At the entrance to Havana’s Museo de Bellas Artes I spot (and surreptitiously photograph) an unusual portrait of Fidel Castro. “Fidel,” as he is universally called, is depicted as the white-bearded octogenarian he is today, in a distinctly civilian shirt.
The furrowed face is that of a patriarch, in three-quarter profile, hands clasped contemplatively below the chin. The expression is both philosophical and sternly judgmental. I hand over to you the revolution I have made, it says to his countrymen. We have traveled its road together, but what happens next is up to you. The eyes seem to stare beyond the viewer into the future.
The uncertainty of this future is apparent even to this casual American visitor. We are on a group tour, two dozen of us from Minnesota and Wisconsin, to benefit the Wisconsin Land Conservancy. First impression: The country is poor. Our guide acknowledges Cuba’s problems. Our biggest sources of income, he tells us at the outset, are remittances from abroad and foreign tourism; the latter, he says, is regarded by Raúl Castro as “a necessary evil.”
Cracks in the economy
Small cracks are evident in the communist economy. While the tourist hotels and tourism infrastructure as a whole are state-owned (our comfortable tour bus is made in China), privately owned restaurants, called “paladares,” are allowed in residences. A regulated market for private home sales now functions.
While the Cuban government can manage tourism and currency exchange rates to its advantage, other fundamental and long-term consequences of the Revolution may, for the present at least, be largely beyond its control.
Food is one example. There appears to be little food retailing to ordinary Cubans, and a ration system of imported food provides only part of the population’s needs. The towns and countryside have none of the colorful markets common throughout Latin America. Fresh vegetables are rare. In Havana, I walk over a mile from our hotel, through a tangle of back streets, to find only a single street vendor with a stem of low-grade bananas.
State control of agriculture and minimal wages are disincentives to production. While well-tended row and tree crops are evident on the outskirts of Havana, elsewhere farm fields are neglected and eroded. Many are overgrown with sicklebush (or “marabú” as it is known in Cuba), an invasive fast-spreading thorny tree. We see very little mechanization; horse-drawn carts with rubber tires are common even on major roads.
While our visit is too short to verify this, I suspect that many Cubans make dietary ends meet by the same “traditional” crops of the tropical poor in other lands: manioc (cassava), taro, yams and other starchy root vegetables easily grown on poor soils outside one’s back door.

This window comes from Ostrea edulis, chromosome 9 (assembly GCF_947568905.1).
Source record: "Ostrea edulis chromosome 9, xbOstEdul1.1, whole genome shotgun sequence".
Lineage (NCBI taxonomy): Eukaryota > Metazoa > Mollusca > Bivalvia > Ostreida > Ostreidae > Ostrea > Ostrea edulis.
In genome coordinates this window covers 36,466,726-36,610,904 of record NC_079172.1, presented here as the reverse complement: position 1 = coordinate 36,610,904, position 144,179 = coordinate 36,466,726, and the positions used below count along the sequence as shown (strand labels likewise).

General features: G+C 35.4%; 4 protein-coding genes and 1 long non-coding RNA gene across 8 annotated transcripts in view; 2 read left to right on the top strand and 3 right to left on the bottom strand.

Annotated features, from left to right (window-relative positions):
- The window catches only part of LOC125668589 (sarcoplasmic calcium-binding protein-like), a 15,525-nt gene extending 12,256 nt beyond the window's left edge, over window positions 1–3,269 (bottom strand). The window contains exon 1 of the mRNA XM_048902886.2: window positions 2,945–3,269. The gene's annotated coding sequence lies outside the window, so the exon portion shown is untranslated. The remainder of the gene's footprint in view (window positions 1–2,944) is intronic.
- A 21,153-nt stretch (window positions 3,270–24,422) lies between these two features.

An architect tells us that as people abandon the countryside to seek work in Havana, the city has an acute shortage of housing. His slide presentation includes a worrisome demographic: There is a swelling cohort of what we would call “baby boomers” and a vastly shrunken population of younger people who must soon support them – the result of wars, e.g., in Angola, emigration, and declining birthrates. Our guide recounts a rumor: The government has even considered importing young people from China or India to make up for the missing Cubans.
But age, in Cuba, does not mean loss of vitality. Cubans of all generations appear – to the visitor at least – as full of life and joie de vivre as the stereotypical oldsters of the Buena Vista Social Club. Cuba is a place of deep artistic creativity and visible excitement over the ending of its isolation. As Americans, we feel welcome.
In Havana, a stranger spontaneously greets me on a street corner with “Obama … Good!” There is an awareness of change, not only in relations with the United States, but in the lives of ordinary citizens. To borrow from Régis Debray, one senses a revolution in the Revolution.
Pride despite hardships
For all of their present and past hardships, Cubans are proud of their Revolution, its egalitarianism, its free universal education and free health care. For them, its icon is not Fidel (who eschews public display of his image) but Che Guevara, the romantic legend cut down in his prime.
Che is omnipresent, his words and image found on posters, murals and buildings. With Che, the Argentine, the Revolution centers not on the few decades of Fidel’s Cold War standoff with the United States, or even on the lives of Fidel and Che themselves, but squarely within Cuba’s – and Latin America’s – centuries-long effort at anti-colonial self-definition.
Our guide makes this clear from the first. The Cuban Revolution, he says, began not with Fidel, but with Cuba’s three 19th-century wars of independence from Spain. From this perspective, Che’s popular slogan, “¡Hasta la Victoria Siempre!” (“Until Victory, Always!”), engraved on his monument we stop to see at Santa Clara, takes on new meaning: The Revolution is not over, and there is no going back.
Perhaps that is why the artist of the Museo de Bellas Artes has cleverly pictured Fidel as he has. He has rendered conscious homage to another, very different, work: Leonardo Da Vinci’s famous self-portrait in old age. His Fidel is a Renaissance figure, whose own age is passing, but whose works will endure.
Jonathan Scoll is a retired lawyer. He lives in Edina.